Coroner’s assistant to crime writer

It’s not surprising that I became a crime writer. After all, crime has always played a part in my work life. I’ve worked as a university adviser for prisoners who were seeking rehabilitation through education and I’ve worked in a coroner’s office, where we sought justice for those who may have passed away through medical negligence or even murder. So perhaps I feel compelled to write about crime in order to seek justice for those unable to seek it for themselves. Those who have been murdered, or those with no family to care about them.

Who Cares If They Die is the first book in my Dean Matheson crime series and it explores exactly that: what happens when women who are living on the margins of society are killed in suspicious circumstances. Does anyone care if a drug addict overdoses? What about if a prisoner commits suicide? The killer in this book hopes not. But these women are still someone’s mother, daughter, sister, despite what they’ve done.  Don’t they deserve as much justice as anyone else? Officer Dean Matheson thinks so and he makes it his business to find out the truth, because he’s unwilling to accept their deaths were suicides.

In the sequel – Where the Snow Bleeds – Dean is called in to investigate a police department that is happy to write-off two missing teenage girls from a remote ski town in Colorado as runaways, when all the evidence clearly points to the opposite. With the popularity of true crime documentaries rising, we are becoming more aware of corruption in law enforcement and just how big a problem it is, how many wrongful convictions take place each year. This book explores how far people will go to turn a blind eye in order to protect their own interests.

I think we’d all like a Dean Matheson in our lives, someone who will dig a little deeper in order to seek justice for those who can’t seek it for themselves.

But it’s not all doom and gloom! Just as I have cats who keep me company while I write, Dean has his rescue dog, Rocky, helping him in his investigations. Rocky is a gentle rottweiler and wannabe police dog and he’s the character I get the most emails about! I often laugh at how crime fiction lovers (me included) can read about the most horrific crimes to humans but I’ve been told on no uncertain terms that I can never, ever, allow anything bad to happen to Rocky. Quite right too.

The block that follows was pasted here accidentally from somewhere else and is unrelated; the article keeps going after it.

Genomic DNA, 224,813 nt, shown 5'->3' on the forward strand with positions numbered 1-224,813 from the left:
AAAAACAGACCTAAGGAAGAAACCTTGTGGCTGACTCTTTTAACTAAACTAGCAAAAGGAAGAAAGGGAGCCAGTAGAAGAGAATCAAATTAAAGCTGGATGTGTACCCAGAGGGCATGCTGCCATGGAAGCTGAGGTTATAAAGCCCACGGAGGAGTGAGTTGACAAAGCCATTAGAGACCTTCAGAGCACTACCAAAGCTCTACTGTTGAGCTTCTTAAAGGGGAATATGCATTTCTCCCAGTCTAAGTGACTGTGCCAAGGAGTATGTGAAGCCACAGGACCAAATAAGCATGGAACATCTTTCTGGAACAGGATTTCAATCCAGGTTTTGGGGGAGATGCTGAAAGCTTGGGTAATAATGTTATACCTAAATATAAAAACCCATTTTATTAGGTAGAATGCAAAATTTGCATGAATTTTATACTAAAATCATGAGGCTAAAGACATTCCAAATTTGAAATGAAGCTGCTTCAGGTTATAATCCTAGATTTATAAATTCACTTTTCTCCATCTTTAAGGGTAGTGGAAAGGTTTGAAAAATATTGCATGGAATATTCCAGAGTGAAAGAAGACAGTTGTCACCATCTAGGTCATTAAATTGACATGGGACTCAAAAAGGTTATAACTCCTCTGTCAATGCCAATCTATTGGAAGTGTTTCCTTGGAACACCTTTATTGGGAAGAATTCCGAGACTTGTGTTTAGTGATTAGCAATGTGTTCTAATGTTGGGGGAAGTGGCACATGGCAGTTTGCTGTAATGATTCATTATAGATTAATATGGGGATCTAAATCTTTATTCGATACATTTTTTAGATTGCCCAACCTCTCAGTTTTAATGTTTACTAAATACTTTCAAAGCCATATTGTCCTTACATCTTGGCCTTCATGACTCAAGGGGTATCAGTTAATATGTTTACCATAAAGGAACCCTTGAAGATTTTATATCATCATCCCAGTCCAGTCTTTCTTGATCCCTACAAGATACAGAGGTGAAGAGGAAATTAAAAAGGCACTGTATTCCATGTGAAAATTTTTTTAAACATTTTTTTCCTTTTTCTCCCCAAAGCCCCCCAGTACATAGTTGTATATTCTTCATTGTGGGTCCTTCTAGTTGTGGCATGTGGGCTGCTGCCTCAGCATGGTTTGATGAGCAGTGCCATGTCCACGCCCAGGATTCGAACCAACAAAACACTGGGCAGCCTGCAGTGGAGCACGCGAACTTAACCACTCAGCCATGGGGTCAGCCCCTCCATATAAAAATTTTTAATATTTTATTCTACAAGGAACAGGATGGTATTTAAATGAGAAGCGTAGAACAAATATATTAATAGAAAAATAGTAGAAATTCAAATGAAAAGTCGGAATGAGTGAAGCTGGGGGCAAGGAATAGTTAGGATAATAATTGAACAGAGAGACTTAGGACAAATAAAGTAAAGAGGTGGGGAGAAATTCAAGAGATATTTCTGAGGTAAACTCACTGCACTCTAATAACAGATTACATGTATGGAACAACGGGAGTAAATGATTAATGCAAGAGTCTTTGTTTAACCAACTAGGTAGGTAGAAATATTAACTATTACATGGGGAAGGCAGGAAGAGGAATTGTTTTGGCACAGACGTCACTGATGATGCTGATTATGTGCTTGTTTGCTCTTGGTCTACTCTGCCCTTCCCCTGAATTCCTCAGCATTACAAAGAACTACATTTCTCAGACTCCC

This is a short article I wrote for Female First to celebrate the release of the paperback version of Who Cares if They Die on 5th Nov 2019. It is now available in all good book shops (and on their websites) and in UK libraries as well as on all digital platforms as an ebook and audiobook. Book 3 in the series is out in Jan 2020.

Watch the one minute teaser trailer to see if you’re interested!

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October – the season for horror

October is one of my favourite months of the year because I grew up reading horror books and watching horror films and October is perfect for indulging in both. The nights are closing in and the heating is going on, which is perfect for shutting the world out and pretending you’re in your own (safe) horror story. In fact, the first short stories I ever tried writing were horror, although cheap imitations of Stephen King. I still have a couple and although they’re pretty bad, I can see where I was beginning to learn the rules of grammar and dialogue which helped me become published in the future.

The first short story I had published wasn’t quite horror but it was dark. It’s called Blue and it later turned into my first ever novel – The Girl Who Died. It’s about a teenage girl whose best friend dies. It starts with the main character – Hannah – laying next to her best friend’s body. We don’t know at that stage whether Hannah was involved in her death and why she died. Hannah also features in my latest release – Where the Snow Bleeds. Unfortunately, her life doesn’t get much better in that! So yes, my writing definitely has a dark side to it! It’s hard to avoid that when you’ve been the victim of horrific crime from a young age because your life takes on this darkness that it wouldn’t otherwise have.

Perhaps that’s why I’m drawn to darker subjects for my writing and reading choices, and to my favourite season of the year; autumn. It doesn’t mean I don’t enjoy lighter subjects and comedy, but light and fluffy just doesn’t interest me. Unless it’s a cat! That’s another reason to love October – Halloween and cats.

The photo above is of Teddy – my youngest cat – when he was a kitten. I don’t dress him up for Halloween (there’s no way he’d even let me) but his ginger colouring fits the pumpkin season perfectly!

So, October for me will be filled with writing my next novel, reading some favourite horror books and watching new and old horror films. One of which is Paranormal Activity 3. The PA films were great when they first came out, really different from other films in the genre. But they peaked at the third film – that camera on the oscillating fan was genius and creepy as hell! I watch it every year now. I’m not a fan of slasher horror and I can’t watch people being tortured, but I love paranormal and psychological horror. My next release (early 2020) – book 3 in the Dean Matheson crime thriller series – gets pretty dark and features some horror classics but I can’t really say any more than that yet!

After October we’ll all begin the countdown to my next favourite time of year – Christmas! (Sorry!)